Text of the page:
The IBSNAT crop models were used to estimate how climate change and increasing levels of carbon dioxide may alter yields of world crops at 112 sites in 18 countries. (Figure 9.1). The crop models used were CERES-Wheat (Ritchie and Otter, 1985; Godwin et al., 1989), CERES-Maize (Jones and Kiniry, 1986; Ritchie et al., 1989), CERES-Rice (Godwin et al., 1993) and SOYGRO (Jones et al., 1989).

    The IBSNAT models are comprised of parameterizations of important physiological processes responsible for plant growth and development, evapotranspiration, and partitioning of photosynthate to produce economic yield. The simplified functions enable prediction of growth of crops as influenced by the major factors that affect yields, i.e., genetics, climate (daily solar radiation, maximum and minimum temperatures, and precipitation), soils, and management practices. The models include a soil moisture balance submodel so that they can be used to predict both rainfed and irrigated crop yields. The cereal models simulate the effects of nitrogen fertilizer on crop growth, and these were studied in several countries in the context of climatic change. For the most part, however, the results of this study assume optimum nutrient levels.

    The IBSNAT models were selected for use in this study because they have been validated over a wide range of environments (e.g., Otter-Nacke et al., 1986) and are not specific to any particular location or soil type. The validation of the crop models over different environments also improves their ability to estimate effects of changes in climate. Furthermore, because management practices, such as the choice of varieties, planting date, fertilizer application and irrigation, may be varied in the models, they permit experiments that simulate adaptation by farmers to climate change.

    Insect and Pests

    The problem that insect and pests constitute may be higher when the atmosphere becomes warmer on a prolonged term because they are known to survive or even reproduce more rapidly each year if the warm weather conditions persist.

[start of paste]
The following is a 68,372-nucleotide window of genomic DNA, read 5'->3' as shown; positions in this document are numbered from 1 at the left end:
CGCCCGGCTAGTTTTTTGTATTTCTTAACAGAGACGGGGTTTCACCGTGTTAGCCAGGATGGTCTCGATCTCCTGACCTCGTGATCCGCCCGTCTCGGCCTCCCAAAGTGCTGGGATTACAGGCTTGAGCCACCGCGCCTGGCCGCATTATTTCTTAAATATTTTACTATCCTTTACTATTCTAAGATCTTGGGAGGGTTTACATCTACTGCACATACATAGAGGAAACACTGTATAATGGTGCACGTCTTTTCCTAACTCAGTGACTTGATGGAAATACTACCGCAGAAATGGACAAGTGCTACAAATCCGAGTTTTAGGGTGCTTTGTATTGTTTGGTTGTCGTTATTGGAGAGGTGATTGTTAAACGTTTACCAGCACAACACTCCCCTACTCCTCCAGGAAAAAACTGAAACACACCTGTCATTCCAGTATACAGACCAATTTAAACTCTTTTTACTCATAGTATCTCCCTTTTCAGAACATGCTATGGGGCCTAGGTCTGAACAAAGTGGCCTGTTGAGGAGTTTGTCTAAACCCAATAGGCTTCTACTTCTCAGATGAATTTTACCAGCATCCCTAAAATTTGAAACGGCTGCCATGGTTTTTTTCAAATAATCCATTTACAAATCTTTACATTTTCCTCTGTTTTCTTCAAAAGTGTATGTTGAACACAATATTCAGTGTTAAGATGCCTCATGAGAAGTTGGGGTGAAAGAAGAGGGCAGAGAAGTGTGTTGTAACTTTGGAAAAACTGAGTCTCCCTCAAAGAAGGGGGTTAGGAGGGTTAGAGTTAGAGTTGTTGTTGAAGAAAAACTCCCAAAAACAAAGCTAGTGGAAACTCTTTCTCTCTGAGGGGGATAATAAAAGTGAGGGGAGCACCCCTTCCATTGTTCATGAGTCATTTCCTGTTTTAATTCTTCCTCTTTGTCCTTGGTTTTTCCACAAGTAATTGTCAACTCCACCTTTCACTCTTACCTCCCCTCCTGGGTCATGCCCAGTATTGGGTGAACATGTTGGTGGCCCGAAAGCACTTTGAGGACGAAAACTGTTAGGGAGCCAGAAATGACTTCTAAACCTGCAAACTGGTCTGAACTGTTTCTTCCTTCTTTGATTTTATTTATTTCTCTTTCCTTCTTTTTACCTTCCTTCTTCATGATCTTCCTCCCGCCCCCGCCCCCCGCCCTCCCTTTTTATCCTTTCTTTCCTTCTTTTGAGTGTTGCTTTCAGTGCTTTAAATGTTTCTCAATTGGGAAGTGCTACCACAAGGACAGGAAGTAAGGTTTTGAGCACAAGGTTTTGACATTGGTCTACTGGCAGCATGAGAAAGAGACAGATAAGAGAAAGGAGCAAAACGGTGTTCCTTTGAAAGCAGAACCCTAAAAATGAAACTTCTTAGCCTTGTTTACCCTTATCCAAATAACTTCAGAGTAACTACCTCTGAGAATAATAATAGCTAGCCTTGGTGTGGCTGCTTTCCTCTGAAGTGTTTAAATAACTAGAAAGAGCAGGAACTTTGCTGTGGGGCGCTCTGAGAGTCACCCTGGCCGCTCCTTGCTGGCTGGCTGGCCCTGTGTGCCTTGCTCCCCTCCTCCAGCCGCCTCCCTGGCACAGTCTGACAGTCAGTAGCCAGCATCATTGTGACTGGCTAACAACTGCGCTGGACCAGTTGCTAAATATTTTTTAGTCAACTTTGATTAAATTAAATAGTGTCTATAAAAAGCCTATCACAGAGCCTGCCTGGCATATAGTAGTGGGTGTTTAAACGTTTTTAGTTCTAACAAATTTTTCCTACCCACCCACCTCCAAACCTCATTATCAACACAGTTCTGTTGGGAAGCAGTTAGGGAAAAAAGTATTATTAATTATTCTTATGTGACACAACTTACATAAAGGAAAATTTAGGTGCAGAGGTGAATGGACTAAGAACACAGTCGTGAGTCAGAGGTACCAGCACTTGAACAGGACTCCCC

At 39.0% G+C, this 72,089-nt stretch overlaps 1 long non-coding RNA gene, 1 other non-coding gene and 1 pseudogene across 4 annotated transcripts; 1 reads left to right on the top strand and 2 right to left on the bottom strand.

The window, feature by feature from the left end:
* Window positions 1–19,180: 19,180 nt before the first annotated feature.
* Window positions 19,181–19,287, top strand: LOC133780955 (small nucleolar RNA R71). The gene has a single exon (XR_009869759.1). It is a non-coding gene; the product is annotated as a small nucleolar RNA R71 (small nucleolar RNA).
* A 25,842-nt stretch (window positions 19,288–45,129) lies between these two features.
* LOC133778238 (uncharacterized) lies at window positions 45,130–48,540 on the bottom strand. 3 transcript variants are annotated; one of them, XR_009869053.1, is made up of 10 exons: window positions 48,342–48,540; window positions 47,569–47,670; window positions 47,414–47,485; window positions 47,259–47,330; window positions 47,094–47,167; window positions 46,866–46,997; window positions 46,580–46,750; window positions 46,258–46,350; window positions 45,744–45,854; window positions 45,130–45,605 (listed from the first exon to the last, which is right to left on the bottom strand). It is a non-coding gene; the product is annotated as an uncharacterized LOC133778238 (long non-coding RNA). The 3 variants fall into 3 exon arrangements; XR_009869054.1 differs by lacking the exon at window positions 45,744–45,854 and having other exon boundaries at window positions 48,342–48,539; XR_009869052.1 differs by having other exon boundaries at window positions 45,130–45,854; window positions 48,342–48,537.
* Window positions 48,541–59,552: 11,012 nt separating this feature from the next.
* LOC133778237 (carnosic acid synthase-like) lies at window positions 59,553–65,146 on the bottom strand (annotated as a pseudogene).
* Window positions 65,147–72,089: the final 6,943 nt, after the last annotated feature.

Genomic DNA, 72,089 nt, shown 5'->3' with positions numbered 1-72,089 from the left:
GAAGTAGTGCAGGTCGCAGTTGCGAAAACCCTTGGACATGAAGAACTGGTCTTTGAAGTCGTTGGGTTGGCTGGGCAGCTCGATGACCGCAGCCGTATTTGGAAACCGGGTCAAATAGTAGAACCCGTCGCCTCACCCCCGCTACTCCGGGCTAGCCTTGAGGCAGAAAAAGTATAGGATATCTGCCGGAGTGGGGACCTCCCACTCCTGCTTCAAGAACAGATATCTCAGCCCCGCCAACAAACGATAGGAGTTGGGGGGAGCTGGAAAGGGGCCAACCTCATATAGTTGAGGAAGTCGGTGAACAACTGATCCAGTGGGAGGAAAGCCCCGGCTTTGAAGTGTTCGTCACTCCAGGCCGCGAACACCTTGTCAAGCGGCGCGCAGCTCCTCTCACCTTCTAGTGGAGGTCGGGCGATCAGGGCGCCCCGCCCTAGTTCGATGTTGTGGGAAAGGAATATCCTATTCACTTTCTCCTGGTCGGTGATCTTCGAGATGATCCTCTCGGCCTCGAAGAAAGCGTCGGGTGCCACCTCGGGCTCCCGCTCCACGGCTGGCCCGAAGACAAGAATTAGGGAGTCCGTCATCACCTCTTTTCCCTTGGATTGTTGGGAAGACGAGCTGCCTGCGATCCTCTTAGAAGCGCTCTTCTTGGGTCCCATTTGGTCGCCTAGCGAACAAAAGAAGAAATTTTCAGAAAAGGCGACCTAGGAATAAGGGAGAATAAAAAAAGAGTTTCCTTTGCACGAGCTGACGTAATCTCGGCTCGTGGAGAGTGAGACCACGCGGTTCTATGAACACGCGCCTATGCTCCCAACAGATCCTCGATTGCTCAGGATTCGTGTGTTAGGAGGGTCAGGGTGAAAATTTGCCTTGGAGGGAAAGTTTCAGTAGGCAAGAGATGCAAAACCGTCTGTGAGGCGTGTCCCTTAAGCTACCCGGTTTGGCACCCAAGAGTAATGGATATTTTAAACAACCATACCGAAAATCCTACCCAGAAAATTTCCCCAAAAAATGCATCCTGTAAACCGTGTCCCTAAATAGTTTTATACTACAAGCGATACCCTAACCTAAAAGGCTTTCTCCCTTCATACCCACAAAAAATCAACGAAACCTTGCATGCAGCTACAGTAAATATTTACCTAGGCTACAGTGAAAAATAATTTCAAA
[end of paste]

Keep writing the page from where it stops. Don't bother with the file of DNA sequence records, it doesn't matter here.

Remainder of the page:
Crop growers in Canada and the NE Washington know that this is already happening because pine bark beetles are multiplying rapidly and are causing devastation to large tracts of forests .

    Migration of insect and pests from one region to another is possible when climate changes leading to changes in humidity and temperatures.

    Commercial fisheries may also be affected when different type of fishes shift from one region to the other in response to changes in weather conditions and temperature.

    Really, the threats of global food supply won’t affect countries and regions of the world equally. If a country loses its arable land due to climate change, the resources or favorable weather to pursue cost-effective alternatives and maintain its food security may be lacking. Though we hope that advancement in technology would bring succour to humanity in the worst case scenarios of climate change but since some countries are more susceptible to unfavorable international trade agreements than others, food distribution may be disrupted in some parts of the world.

    Additional resources:

    Climate Change and Diseases

    The health effects of climate change is one of the most important nonmarket impacts of climate change.

    Stress induced by a rise in heat level may increase heat strokes, dehydration, and deaths resulting from changes in weather . Allergies and respiratory health may also be triggered by climate change .

    Vector borne diseases (VBD) often thrive more rapidly due to the effects of climate change. Life-cycles of pathogens can be affected by changes in climate. For example, drought and hot summer temperatures have been found to rapidly increase the number of West Nile virus incidents. California could be at risk of a break out of exotic vectors like those responsible for yellow fever and dengue fever if raining season gets unduly prolonged.